The Consumer Protection Financial Bureau recommends checking your credit report annually. A 2019 survey by Credit Card Insider, found that people actually don’t check their credit score enough. According to their survey:
- 60% of respondents didn’t check their credit report over a span of six months.
- 18% of respondents had NEVER checked their credit scores.
- Only 21% of respondents checked their credit score monthly.
Most banks, credit card companies, and other financial institutions offer some sort of credit monitoring for free, albeit very basic. Tony’s Credit Repair also offers through credit reporting and analysis that will give you inputs on how to improve your credit.
Why should you check your credit report?
Errors on your credit report can negatively impact your credit score and your ability to get approved for credit. By checking your credit report regularly, you can identify errors and take steps to correct them before they cause damage. Additionally, checking your report can help you spot signs of fraud, such as accounts you didn’t open or unauthorized inquiries on your report.
Sometimes, certain things that you sign up for might include hidden costs, such as subscriptions. If you cancel your subscription, a bill that you weren’t aware of might end up on your credit report.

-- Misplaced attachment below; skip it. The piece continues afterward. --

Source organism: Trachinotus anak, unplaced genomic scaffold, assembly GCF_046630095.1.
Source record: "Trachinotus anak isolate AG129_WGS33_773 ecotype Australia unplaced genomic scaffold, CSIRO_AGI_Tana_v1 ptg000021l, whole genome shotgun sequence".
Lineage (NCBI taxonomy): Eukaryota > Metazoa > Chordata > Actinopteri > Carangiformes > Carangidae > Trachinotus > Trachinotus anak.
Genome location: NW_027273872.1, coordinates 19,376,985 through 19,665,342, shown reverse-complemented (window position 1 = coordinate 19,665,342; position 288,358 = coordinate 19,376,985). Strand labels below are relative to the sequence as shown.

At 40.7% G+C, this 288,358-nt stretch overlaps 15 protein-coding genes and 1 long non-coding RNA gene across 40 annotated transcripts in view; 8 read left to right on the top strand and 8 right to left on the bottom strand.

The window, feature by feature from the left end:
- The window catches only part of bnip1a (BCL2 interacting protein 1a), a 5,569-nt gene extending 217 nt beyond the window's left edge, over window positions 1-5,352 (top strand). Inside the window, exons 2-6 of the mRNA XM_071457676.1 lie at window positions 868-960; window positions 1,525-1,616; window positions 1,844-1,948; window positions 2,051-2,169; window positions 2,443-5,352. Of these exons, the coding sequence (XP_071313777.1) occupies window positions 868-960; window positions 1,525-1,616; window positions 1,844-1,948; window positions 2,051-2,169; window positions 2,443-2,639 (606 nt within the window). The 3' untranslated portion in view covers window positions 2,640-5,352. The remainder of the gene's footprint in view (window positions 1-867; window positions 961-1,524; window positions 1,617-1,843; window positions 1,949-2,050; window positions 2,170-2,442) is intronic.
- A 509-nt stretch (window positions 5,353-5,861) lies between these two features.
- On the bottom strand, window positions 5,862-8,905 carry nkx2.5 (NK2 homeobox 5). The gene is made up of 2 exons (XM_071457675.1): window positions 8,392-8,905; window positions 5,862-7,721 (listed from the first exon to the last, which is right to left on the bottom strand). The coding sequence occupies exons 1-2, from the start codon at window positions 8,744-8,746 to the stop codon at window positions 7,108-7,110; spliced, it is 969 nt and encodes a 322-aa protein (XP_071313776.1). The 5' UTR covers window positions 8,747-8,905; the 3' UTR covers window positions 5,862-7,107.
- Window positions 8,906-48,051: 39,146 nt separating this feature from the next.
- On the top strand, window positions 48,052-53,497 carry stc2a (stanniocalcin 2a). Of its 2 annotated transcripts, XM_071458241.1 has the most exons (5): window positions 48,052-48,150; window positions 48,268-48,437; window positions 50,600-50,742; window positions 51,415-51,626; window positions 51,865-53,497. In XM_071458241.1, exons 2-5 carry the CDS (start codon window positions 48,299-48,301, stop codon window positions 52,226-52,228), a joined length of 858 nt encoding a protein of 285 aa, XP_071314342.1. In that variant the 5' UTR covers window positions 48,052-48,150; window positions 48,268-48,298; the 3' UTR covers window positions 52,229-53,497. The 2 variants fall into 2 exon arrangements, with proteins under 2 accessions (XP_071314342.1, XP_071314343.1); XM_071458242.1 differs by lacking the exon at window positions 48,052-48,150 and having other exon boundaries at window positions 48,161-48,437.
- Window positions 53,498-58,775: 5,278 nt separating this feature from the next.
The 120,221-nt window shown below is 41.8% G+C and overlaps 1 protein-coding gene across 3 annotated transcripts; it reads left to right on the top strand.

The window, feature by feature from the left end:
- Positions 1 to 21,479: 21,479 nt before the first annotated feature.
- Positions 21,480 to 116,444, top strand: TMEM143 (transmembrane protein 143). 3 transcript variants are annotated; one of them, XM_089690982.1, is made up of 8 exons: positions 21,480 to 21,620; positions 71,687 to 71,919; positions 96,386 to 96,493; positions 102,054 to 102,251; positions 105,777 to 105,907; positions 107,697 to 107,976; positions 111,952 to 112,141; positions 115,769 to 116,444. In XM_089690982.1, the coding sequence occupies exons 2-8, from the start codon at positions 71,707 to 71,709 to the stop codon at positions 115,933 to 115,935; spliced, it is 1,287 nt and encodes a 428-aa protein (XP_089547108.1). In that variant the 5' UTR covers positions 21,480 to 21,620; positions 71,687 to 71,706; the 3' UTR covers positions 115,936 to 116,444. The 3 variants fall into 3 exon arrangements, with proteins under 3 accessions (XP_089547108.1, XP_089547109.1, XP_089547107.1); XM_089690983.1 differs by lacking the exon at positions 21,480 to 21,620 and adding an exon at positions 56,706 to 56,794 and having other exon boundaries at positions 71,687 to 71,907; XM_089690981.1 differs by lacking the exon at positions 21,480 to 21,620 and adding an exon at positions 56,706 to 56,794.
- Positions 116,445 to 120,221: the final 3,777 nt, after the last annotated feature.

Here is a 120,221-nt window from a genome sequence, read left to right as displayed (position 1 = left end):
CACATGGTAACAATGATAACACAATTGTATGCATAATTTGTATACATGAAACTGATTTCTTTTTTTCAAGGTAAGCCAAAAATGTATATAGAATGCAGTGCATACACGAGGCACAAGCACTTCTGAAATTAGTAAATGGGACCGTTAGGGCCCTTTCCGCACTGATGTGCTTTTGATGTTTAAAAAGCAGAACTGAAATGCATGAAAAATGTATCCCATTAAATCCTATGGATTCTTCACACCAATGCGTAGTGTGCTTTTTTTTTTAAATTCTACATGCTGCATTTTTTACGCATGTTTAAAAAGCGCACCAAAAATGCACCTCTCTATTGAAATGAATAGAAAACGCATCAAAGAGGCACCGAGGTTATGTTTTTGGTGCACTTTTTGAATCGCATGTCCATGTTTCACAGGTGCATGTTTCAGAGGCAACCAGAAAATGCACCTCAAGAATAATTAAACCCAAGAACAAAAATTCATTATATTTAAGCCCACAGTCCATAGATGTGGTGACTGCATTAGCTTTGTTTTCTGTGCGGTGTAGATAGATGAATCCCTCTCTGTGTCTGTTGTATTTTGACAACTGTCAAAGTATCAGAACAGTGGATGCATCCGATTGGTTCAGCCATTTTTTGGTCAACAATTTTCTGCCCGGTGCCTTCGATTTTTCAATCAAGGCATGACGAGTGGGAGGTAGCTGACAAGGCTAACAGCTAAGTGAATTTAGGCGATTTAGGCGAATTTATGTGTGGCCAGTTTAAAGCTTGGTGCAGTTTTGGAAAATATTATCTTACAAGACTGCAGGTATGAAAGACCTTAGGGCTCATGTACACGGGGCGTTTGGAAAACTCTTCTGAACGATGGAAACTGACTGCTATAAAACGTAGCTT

Your credit report is a snapshot of your credit history, including your payment history, credit utilization, and types of credit used. By checking your credit report regularly, you can monitor your credit health and identify areas for improvement. For example, if you notice that your credit utilization is high, you can take steps to pay down your balances and improve your credit score.
If you plan to apply for credit in the near future, such as a loan or credit card, checking your credit report beforehand can help you prepare. By knowing what’s on your report, you can address any errors or negative information and increase your chances of being approved for credit.
Credit monitoring is also risk mitigation
Many people view credit reporting and monitoring as a reactive tool. In fact, credit reporting can be a very proactive way to take steps for planning for the future. You might be on the cusp of a perfect credit score or a few points away from a score that lets you qualify for a certain type of loan. Credit reporting will help you understand where the risk is in your credit history. By paying off a loan or a credit card, you might be freeing up several points on your credit score.
The Federal Trade Commission estimates that it takes six months and around 200 hours of work to recover from identity theft. If your identity was stolen, you might not be aware of it until well after the crime has happened. The FTC also reports that the average amount stolen from a person during the typical identity theft crime is around $800. If you are monitoring your credit monthly, you might have time to reach out to your credit and financial institutions and put safeguards in place to protect your finances.